Much is being written and said about the British Airways cabin crew strikes. Having been on a BA flight from Heathrow to New York today, we have had a personal experience of one. And we would like to share it.
At Terminal 5, there was no sign of a strike action. All was normal at the bag-drops. Security was similar. And, for flights to the U.S., at the gate, extra searches. Again, as (sadly) normal.
The first “strike evidence” came to light as we boarded the aircraft. Only one man checked boarding cards, and he was casual and relaxed; we could not make out what other role he had with the company. Immediately aboard a woman hailed us, mistakenly for a second thinking we had boarded without our cards having been checked; and she seemed very professional — as if she might have been a “regular” flight attendant.
It was as we made our way to our seats in economy, though, that we truly discovered a story largely uncovered by media.
We are informed by many a (negative) source how BA is supposedly running its flights using “temp” staff, and half-trained ground staff, in the place of fully-trained cabin crew. Yet there is no cabin crew on earth nearly as fully-trained as those we encountered on our flight today. For as we approached our seats, we saw one, helping a woman place a large carry-on in the overhead, and the wife suddenly noticed his rank: captain.
Stunned, and thinking he was just doing a “PR” bit before heading to the cockpit, yours truly couldn’t resist exclaiming jokingly, “I don’t want my captain lifting heavy bags! Let me get hurt helping someone!”
At that, he smiled and said, “No, no, I’m not flying today,” as he moved on to assist someone else.
We took our seats. Moments later, the wife figured it out: “He’s doing cabin service!”
He was indeed. Off had just gone his jacket. Across the cabin, we spotted yet another captain doing the same. And, later, a first-officer, too.
While other pilots were flying the plane, these pilots (later, we saw still another captain) were the “flight attendants”. All told, our plane had 8 “cabin crew.” That was less than normal, but legally acceptable for safety.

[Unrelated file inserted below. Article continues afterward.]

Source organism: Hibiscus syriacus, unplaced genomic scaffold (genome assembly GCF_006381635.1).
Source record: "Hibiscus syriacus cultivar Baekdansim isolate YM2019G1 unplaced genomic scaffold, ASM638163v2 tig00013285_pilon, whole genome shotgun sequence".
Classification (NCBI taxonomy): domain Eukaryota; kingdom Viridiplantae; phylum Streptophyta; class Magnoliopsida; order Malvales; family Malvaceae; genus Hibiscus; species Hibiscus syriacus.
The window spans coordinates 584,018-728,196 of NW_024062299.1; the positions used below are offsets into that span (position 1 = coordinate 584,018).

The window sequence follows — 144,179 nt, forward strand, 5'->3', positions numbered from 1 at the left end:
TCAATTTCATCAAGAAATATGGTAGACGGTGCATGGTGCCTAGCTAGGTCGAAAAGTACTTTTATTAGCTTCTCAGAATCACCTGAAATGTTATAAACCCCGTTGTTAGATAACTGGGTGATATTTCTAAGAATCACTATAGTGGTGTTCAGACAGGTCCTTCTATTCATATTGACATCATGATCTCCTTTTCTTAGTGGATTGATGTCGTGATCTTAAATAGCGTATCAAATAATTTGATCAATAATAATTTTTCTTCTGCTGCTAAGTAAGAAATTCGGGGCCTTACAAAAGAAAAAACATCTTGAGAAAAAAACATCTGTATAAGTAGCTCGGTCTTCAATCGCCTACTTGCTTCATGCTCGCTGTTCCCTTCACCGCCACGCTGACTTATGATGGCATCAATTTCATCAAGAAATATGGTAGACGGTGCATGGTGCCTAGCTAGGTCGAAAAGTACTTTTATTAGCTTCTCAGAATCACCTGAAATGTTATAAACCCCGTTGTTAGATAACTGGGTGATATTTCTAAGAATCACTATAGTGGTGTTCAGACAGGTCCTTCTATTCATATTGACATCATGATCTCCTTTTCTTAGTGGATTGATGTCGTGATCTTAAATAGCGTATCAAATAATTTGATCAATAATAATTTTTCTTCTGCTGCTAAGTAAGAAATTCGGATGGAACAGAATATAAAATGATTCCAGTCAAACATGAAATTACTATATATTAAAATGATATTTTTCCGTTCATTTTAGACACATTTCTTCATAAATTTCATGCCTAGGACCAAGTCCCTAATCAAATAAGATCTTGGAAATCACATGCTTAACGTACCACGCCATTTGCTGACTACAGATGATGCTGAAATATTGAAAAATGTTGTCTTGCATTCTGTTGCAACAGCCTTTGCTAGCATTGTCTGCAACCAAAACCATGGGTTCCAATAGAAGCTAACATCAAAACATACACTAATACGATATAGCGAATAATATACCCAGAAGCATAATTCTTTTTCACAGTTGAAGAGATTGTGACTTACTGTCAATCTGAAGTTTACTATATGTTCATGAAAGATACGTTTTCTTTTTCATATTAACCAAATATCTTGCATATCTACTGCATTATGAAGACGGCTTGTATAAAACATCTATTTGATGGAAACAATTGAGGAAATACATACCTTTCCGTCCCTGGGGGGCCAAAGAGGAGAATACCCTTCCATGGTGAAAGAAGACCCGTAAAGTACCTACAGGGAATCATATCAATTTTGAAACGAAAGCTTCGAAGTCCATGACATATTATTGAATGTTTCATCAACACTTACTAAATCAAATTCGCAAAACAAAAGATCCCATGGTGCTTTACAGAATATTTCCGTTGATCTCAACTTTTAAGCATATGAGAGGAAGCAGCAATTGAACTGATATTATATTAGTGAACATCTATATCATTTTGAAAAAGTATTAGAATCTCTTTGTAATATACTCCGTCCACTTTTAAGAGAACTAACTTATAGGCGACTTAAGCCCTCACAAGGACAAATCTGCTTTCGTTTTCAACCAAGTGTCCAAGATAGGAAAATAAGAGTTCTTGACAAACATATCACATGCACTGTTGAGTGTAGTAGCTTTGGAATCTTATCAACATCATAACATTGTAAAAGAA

Of those, more than half were clearly “pilot servers”. They did not provide hot or special meals; we got cold salads (that were reasonable enough) and desserts. But they did hot coffee and tea, though.
Mostly, they made the crossing amusing. It was probably the most pleasant “World Traveler” class flight we have ever taken. It was also, oddly, the quietest: the absence of so many flight attendants was actually noticeable: while the pilots did their “rounds”, there was little of the normal “chattering” and gatherings in the galleys and (obviously) fewer staff in the aisles, pacing up and down.
The singular moment for us, though, was when the captain attending our section provided a remarkable insight. Shortly after take-off — after he had pointed out the emergency exits during the safety demonstration — he rolled up his sleeves and produced a food cart and proceeded to serve drinks. As he came to us, the wife just couldn’t resist.
“Madam, what can I get you to drink?,” he looked at her and asked.
“First, sir, may I ask you something?”
“Have you been pressured by the company? Or have you volunteered to do this?”
At that, he leaned in a bit. “We have volunteered,” he said. “The only pressure within the company is on those causing this disruption, because we are all jolly well tired of it,” he concluded with a smile and a bit of a flourish.
“Thank you for that, sir,” the wife smiled back. “A water would be nice.”
After we got our drinks, and he moved past us, she whispered to yours truly, “I feel a letter coming on.”
Meaning a letter of praise. He and those highly-paid, incredibly-trained other pilots were not actually flying, yet still making that plane fly. And how many others were (and are and will be) doing the same on other flights to come?
In contrast, the other morning, yours truly recalls hearing a news report on Classic FM. In it a BA flight attendant, voice disguised, proclaimed her “15 years” there had made her “the face of BA.” That as she lamented the loss of her (huge) travel discount (while minimizing how that forfeit was owing to her choosing to strike, and that the company had given her more than fair warning of that consequence) and how she often has had to spend Christmas away from home.
At that, yours truly could only but wonder: yes, probably sometimes with her family, enjoying that (now former) perk, in Sydney or Sharm el-Sheikh. The image that jumped to mind was somehow not that of someone struggling to put food on the table while 6 days’ a week laboring for a pittance down a mine. The word “gall” seemed far better to sum her up.
As did this other comparison. She of, to be blunt, a decidedly lower skill set, is exclaiming how invaluable she is? That while some of the most highly-trained people imaginable are volunteering to serve drinks and check toilets?
“The face of BA”? Actually, to us, the customers, during this “action” the face of that company has now become those pilots earlier today, who want to see the airline which we regular customers (and shareholders) love, somehow survive. We were almost embarrassed at how graciously those pilots worked, and how pleasantly they handed out apple juice.
Had they not volunteered to be on that plane, and do that, we and a couple hundred others would not have gotten across the Atlantic today. BA pilots have always been a breed apart and, in their own way, a cut above. In volunteering to do ordinary work of a sort no one would have expected them to do during the strikes, those pilots prove that they are even more extraordinary than we had previously believed them to be.